Organisation - February 23, 2012

‘No performance agreements in P&D interviews'

All DLO employees have an annual Performance and Development (P&D) interview with their boss. But should these interviews be used to make performance agreements, with the employee then being judged according to the results? No, says the WUR Council in a letter to the Wageningen Executive Board.

This is the central employees' council's response to a difference of opinion between the Board and the AFSG employees' council. The Board announced a few months ago that it wanted to make measurable, objective performance agreements in the P&D interviews, for example on writing articles and acquisition of new assignments. This was said to be nothing new as the so-called P&D SMART concept was merely a ‘further clarification' of what is already done in practice. However, after getting legal advice, the employees' council decided this was a new scheme that required its consent. Implementation was therefore suspended, even though the AFSG directors still maintain that no consent is required.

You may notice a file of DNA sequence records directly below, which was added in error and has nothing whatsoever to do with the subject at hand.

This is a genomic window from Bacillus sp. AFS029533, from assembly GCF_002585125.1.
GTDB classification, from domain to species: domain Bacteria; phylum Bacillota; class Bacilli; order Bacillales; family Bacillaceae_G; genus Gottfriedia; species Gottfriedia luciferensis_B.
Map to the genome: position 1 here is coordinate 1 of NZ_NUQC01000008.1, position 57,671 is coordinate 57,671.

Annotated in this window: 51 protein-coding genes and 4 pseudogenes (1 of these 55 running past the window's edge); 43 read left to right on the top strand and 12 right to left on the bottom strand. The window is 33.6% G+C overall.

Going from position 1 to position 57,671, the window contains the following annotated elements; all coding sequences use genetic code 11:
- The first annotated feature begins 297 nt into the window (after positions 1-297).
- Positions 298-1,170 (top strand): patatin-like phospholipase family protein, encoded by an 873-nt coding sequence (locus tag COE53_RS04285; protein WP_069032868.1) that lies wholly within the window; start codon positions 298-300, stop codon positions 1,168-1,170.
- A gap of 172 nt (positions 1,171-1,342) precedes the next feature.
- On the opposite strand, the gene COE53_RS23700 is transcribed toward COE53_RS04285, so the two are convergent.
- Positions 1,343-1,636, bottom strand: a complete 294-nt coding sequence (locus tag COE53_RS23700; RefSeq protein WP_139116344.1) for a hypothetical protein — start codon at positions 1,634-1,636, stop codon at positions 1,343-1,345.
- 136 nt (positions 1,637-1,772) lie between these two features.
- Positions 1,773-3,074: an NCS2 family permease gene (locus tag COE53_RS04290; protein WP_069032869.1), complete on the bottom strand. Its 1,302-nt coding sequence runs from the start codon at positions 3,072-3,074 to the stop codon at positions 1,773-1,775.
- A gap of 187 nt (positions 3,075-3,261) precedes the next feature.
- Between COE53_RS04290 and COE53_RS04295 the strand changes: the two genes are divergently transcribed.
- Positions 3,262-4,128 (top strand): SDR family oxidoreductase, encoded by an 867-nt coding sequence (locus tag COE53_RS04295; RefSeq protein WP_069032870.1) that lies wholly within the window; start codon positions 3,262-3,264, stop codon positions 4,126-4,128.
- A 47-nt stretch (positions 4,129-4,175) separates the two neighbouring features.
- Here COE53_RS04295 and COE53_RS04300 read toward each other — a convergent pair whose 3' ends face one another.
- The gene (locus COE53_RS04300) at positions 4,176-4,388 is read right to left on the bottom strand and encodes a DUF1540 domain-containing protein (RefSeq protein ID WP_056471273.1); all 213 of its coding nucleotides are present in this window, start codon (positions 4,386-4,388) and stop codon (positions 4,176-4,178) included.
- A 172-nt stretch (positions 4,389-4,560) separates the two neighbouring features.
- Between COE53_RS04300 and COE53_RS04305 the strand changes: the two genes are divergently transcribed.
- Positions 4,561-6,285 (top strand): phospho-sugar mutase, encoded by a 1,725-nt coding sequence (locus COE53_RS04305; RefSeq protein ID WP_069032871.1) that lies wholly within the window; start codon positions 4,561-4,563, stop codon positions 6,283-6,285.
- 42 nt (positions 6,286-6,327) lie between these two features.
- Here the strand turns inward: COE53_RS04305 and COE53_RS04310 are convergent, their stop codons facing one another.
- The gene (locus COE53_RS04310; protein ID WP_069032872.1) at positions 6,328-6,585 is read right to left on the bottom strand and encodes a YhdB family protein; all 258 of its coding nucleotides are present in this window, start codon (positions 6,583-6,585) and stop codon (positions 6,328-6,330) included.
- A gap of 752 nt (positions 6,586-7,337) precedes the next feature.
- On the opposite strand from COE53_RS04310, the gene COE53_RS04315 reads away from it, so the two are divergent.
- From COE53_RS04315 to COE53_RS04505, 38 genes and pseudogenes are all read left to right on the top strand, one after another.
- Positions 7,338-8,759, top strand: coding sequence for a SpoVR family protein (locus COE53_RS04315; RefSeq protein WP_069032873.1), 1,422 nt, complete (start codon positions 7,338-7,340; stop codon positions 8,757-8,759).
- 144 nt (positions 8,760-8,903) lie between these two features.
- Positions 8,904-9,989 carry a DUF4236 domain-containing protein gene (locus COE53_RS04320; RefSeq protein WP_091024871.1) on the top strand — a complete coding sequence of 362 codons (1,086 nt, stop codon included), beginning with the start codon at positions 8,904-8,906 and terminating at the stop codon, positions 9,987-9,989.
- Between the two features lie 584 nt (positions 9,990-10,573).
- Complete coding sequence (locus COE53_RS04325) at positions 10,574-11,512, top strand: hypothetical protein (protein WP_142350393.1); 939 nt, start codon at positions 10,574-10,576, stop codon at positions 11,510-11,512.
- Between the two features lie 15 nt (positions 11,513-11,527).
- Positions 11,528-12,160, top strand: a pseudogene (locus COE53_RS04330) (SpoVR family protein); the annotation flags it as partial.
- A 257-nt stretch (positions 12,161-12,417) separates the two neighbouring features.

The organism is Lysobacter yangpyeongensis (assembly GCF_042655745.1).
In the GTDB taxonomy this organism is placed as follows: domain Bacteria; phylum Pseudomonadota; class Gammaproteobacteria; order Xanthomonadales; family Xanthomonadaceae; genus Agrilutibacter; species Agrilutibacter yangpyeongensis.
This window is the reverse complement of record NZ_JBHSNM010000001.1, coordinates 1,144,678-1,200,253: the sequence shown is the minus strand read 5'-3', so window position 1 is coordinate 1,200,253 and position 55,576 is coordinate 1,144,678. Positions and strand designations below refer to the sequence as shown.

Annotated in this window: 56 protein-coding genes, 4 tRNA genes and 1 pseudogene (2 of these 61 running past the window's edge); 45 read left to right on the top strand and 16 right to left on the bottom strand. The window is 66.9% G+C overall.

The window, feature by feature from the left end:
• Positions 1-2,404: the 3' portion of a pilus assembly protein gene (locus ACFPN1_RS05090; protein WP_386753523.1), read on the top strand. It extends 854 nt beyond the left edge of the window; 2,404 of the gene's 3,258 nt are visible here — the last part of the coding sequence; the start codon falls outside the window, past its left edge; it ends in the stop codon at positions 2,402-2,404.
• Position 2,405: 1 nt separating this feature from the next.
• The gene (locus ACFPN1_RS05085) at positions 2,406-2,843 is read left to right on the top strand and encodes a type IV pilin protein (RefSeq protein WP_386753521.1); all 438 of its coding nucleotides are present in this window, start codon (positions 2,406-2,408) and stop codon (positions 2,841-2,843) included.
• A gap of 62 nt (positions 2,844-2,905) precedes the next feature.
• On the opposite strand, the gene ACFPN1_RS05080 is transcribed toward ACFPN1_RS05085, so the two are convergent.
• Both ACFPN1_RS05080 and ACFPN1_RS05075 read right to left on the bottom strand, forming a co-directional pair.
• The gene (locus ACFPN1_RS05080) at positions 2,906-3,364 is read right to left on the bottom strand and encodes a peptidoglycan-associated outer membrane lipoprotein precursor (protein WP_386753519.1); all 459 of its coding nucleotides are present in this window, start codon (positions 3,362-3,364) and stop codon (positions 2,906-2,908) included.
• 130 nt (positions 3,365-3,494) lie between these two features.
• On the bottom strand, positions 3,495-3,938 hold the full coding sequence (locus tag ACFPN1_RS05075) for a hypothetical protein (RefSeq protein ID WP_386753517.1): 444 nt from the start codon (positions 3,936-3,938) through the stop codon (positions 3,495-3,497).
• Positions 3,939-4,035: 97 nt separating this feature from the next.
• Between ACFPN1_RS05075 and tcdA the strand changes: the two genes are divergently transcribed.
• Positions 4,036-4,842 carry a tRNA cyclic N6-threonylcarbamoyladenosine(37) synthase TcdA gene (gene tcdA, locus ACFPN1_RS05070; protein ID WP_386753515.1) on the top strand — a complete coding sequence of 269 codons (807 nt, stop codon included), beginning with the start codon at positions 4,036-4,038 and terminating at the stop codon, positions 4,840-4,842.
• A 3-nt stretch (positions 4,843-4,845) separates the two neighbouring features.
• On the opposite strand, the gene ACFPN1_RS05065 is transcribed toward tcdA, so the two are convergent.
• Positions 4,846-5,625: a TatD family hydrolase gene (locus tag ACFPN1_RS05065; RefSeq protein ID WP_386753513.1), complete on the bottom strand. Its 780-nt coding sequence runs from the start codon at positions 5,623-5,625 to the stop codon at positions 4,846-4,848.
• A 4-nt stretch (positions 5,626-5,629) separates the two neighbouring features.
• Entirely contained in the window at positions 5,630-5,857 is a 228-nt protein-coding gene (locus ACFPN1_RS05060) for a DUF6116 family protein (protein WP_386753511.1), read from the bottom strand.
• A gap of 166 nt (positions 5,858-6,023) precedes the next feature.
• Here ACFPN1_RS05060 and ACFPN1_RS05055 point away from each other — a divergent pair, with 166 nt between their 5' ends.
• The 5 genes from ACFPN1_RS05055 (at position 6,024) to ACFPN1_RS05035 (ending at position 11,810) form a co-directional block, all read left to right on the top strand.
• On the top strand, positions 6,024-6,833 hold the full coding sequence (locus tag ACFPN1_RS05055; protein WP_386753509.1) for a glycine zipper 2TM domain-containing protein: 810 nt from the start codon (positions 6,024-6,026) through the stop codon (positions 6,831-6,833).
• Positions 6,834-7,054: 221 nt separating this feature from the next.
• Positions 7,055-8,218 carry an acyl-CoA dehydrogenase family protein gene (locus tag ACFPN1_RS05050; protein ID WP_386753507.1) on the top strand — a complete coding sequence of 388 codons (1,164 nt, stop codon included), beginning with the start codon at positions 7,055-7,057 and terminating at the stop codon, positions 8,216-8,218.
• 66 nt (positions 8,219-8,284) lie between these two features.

Alterra
Its letter to the Executive Board means the WUR Council is siding with the AFSG employees' council. The WUR Council also notes that ESG and PSG already have similar arrangements. The fact that these have been implemented without the Council's formal consent is termed a ‘poor state of affairs'.
Tineke Tromp, director of the Corporate Human Resources department, disagrees: ‘Nothing has changed and there is no new central policy.' She says the option of making SMART agreements has been available for much longer.
P&D SMART agreements were introduced at Plant two years ago under the term ‘work instructions'. ‘Ordinary employees react to the measures in different ways', says Pieter van de Sanden, chair of the PSG employees' council. ‘Some think it's nice to finally know what is expected of them. Others call it a judgemental culture.' The Council's letter also refers to experiences at Alterra. There the scheme has allegedly led to ‘its use or misuse [...] to put staff under pressure, in anticipation of the expected reduction in the workforce.'

Re:act